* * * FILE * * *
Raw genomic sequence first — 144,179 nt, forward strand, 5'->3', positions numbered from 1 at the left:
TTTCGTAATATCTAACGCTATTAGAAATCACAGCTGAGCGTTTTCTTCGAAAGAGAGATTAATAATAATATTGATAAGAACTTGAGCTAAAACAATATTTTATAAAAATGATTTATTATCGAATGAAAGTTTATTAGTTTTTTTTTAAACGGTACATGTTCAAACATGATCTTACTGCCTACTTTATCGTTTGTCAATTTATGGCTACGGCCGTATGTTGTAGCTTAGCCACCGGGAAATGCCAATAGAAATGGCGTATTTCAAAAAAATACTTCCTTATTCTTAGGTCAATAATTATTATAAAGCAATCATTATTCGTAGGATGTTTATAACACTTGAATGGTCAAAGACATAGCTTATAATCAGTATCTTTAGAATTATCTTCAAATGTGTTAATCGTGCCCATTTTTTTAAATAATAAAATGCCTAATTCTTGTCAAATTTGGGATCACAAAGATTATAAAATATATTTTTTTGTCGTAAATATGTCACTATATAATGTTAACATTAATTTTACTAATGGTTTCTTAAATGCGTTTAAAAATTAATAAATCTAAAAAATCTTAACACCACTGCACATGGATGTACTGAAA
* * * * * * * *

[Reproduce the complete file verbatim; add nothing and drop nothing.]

Raw genomic sequence first — 144,179 nt, forward strand, 5'->3', positions numbered from 1 at the left:
TTTCGTAATATCTAACGCTATTAGAAATCACAGCTGAGCGTTTTCTTCGAAAGAGAGATTAATAATAATATTGATAAGAACTTGAGCTAAAACAATATTTTATAAAAATGATTTATTATCGAATGAAAGTTTATTAGTTTTTTTTTAAACGGTACATGTTCAAACATGATCTTACTGCCTACTTTATCGTTTGTCAATTTATGGCTACGGCCGTATGTTGTAGCTTAGCCACCGGGAAATGCCAATAGAAATGGCGTATTTCAAAAAAATACTTCCTTATTCTTAGGTCAATAATTATTATAAAGCAATCATTATTCGTAGGATGTTTATAACACTTGAATGGTCAAAGACATAGCTTATAATCAGTATCTTTAGAATTATCTTCAAATGTGTTAATCGTGCCCATTTTTTTAAATAATAAAATGCCTAATTCTTGTCAAATTTGGGATCACAAAGATTATAAAATATATTTTTTTGTCGTAAATATGTCACTATATAATGTTAACATTAATTTTACTAATGGTTTCTTAAATGCGTTTAAAAATTAATAAATCTAAAAAATCTTAACACCACTGCACATGGATGTACTGAAA